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  • Writer's pictureErin Chandler

What Today Brings

"For life and death are one, even as the river and the sea are one.” - Khalil Gibran

We are all aware that one day this will end. Our lives, as we know them, will be over. Whether it ends extremely early at four or whether we pass peacefully in our sleep at one hundred and four, there will come a time when this life we are living is over. Why then, is it such a shock when one of us leaves? In the case of Antonio Bonifant, it is because we are not finished. We are not finished being with him. We are not finished laughing with him. We are not finished loving him.

The last time I saw Tony was a year ago when he and his stepfather, Ramon Cervantes, held hands with me as we said a prayer for my Uncle Ben who lay asleep in his hospital bed. Tony and Ramon wiped tears from their eyes because they knew it was coming to the end of my Uncle’s life. It is unimaginable that all three men in the room that day are now gone. Ramon left this world within a few months, only to be followed this week by Tony. Ramon and Tony both died in Mexico, not their adopted home of Versailles. Had they been in America when they needed immediate, life-saving health care, they might still be alive. Ramon’s fragile body and Tony’s fragile heart needed more care than the hospitals in Veracruz, Mexico had to offer.

Maybe both men wouldn’t have had it any other way. They loved Mexico and their roots as much as they loved their friends and lives in Versailles. Berthina and Ramon Cervantes came to Versailles in 1989 with their daughter Betsy. Later, their older children, Tony and Karin came to be with them. It was by a stroke of good luck that this very special family came to be close with mine. As my grandparents, Mammy and Pappy (Mildred and A.B. Chandler) reached their late eighties and the beginning of the end of their lives, Ramon and Berthina softened the load. As our families blended, we shared holidays and heartaches, illnesses and the tragedy of my own brother’s passing way too early. One of my favorite pictures of my brother Chan is him kneeling and hugging a seven-year-old Betsy. At the funeral, the Cervantes mourned his passing as much as, or harder than, any of his life-long friends.

I have come to believe that we souls travel in packs. The dates that one arrives or leaves this world are often glaring in their serendipity. My father died on my birthday for instance. Tony died a year to the day of my Uncle Ben. Perhaps we all made a pact before birth, deciding how long to stay and who would be in heaven to greet us when we are called back from whence we came. We will all find out because, as Jim Morrison said, “No one here gets out alive.”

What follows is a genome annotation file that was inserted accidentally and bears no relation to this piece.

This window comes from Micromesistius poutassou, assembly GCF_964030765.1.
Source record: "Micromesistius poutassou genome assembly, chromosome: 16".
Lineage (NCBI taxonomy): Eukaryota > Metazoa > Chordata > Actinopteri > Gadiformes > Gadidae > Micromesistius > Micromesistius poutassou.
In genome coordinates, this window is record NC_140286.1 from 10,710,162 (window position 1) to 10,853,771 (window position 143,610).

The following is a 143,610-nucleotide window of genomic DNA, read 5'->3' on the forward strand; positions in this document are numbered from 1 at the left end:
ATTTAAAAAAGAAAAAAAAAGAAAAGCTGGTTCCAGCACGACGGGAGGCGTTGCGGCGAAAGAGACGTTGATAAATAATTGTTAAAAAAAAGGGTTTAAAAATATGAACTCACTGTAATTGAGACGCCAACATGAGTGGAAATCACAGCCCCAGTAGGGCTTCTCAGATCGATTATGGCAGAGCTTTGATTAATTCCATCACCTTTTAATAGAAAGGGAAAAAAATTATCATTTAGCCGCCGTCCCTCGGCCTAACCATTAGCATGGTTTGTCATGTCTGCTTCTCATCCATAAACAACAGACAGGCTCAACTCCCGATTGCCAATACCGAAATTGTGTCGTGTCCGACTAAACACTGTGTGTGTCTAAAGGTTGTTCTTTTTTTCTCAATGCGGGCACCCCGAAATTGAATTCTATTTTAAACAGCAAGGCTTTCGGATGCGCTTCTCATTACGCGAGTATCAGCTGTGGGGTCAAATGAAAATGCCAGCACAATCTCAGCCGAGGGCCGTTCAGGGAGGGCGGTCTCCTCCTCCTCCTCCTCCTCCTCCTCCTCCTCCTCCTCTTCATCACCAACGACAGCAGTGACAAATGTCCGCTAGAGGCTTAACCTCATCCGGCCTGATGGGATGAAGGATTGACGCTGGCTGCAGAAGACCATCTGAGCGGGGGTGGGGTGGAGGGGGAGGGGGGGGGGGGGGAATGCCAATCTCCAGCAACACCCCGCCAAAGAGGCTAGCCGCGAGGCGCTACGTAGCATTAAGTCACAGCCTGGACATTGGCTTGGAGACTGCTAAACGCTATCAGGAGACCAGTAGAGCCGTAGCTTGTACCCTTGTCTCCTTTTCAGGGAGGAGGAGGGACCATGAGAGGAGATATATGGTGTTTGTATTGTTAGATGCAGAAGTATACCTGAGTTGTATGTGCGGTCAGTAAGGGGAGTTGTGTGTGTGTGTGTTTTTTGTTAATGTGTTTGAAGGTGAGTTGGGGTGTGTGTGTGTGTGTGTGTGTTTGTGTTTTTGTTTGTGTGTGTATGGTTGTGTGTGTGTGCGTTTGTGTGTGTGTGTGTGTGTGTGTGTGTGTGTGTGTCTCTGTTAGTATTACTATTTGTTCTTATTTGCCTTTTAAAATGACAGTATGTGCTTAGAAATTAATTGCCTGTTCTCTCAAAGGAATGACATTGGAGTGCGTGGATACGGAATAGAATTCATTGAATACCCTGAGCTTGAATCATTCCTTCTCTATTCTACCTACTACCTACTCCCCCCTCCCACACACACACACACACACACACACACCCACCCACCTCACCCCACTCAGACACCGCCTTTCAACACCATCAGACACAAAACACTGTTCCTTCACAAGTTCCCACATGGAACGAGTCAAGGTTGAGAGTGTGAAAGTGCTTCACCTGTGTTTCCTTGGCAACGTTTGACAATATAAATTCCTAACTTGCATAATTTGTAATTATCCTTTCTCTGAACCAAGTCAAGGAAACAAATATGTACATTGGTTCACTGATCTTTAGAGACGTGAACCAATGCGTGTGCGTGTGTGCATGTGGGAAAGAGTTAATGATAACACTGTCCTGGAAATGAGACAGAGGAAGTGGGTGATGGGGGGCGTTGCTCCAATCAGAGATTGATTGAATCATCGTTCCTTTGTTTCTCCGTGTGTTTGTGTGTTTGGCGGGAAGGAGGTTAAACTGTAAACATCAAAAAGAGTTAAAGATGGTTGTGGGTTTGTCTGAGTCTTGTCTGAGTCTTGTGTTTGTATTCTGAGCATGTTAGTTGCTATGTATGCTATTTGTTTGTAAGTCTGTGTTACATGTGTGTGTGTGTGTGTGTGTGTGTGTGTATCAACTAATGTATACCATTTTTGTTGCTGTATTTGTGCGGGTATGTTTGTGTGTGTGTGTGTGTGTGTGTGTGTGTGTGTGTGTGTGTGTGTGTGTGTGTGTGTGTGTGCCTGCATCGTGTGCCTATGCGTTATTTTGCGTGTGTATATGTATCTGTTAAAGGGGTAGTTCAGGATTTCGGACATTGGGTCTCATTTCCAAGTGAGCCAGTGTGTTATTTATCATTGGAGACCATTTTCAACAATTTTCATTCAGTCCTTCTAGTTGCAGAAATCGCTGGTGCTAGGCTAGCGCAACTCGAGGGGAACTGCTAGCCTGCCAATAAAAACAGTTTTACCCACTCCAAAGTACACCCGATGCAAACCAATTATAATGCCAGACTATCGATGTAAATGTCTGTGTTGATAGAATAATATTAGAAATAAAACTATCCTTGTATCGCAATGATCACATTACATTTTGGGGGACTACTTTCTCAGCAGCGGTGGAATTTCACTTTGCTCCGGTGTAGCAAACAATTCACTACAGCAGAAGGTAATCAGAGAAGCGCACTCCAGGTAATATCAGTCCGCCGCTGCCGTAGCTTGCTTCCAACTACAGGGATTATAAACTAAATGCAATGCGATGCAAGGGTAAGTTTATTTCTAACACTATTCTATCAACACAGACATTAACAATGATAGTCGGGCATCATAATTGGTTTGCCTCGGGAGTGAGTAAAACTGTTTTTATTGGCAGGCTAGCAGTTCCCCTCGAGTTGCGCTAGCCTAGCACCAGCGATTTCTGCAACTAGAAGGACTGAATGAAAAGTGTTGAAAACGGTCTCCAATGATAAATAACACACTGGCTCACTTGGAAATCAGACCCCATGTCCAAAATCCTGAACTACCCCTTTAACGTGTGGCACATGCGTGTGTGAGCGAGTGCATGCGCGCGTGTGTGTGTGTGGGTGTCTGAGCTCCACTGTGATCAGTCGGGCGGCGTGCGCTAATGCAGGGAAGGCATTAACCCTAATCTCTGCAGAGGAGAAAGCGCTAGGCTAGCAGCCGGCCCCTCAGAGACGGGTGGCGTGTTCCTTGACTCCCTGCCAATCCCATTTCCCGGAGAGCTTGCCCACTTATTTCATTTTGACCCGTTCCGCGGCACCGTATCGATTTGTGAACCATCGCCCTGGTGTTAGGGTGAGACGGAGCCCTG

It brings a smile to my face when I remember the crush Mammy had on Tony when dementia began to seep in. She would wink at me when he came in the room, a girlish, knowing wink. When he would leave she would whisper to me, “You know his girlfriend doesn’t much like him spending time here.” Nodding playfully because she was sure the young girl was jealous.

Tony was so kind to my grandmother, he was kind to everyone. He was one of those people that everyone would refer to as a man, ‘with a good heart.’ You could see in his eyes, a love of life, and in his wry smile, a sense of humor about it all. I feel sure that if there was an agreed upon pact before we were dropped into this beautiful mess, Tony would have made sure his beloved mother, Berthina, would be taken care of. Somehow, someway, she would have angels around her to protect her and let her know that this is all temporary. We will all be happily reunited again.

At this time of grief, I want to wrap invisible wings around Berthina, Betsy and Karin. I want them to know that there is a reason and they will understand one day. Our time here is limited and sometimes entirely too short. Most of all, I pray that they feel the love of their guardian angels, Ramon and Tony, who will walk with them every day that remains whether next door here in Versailles or their ancestral home of Mexico.

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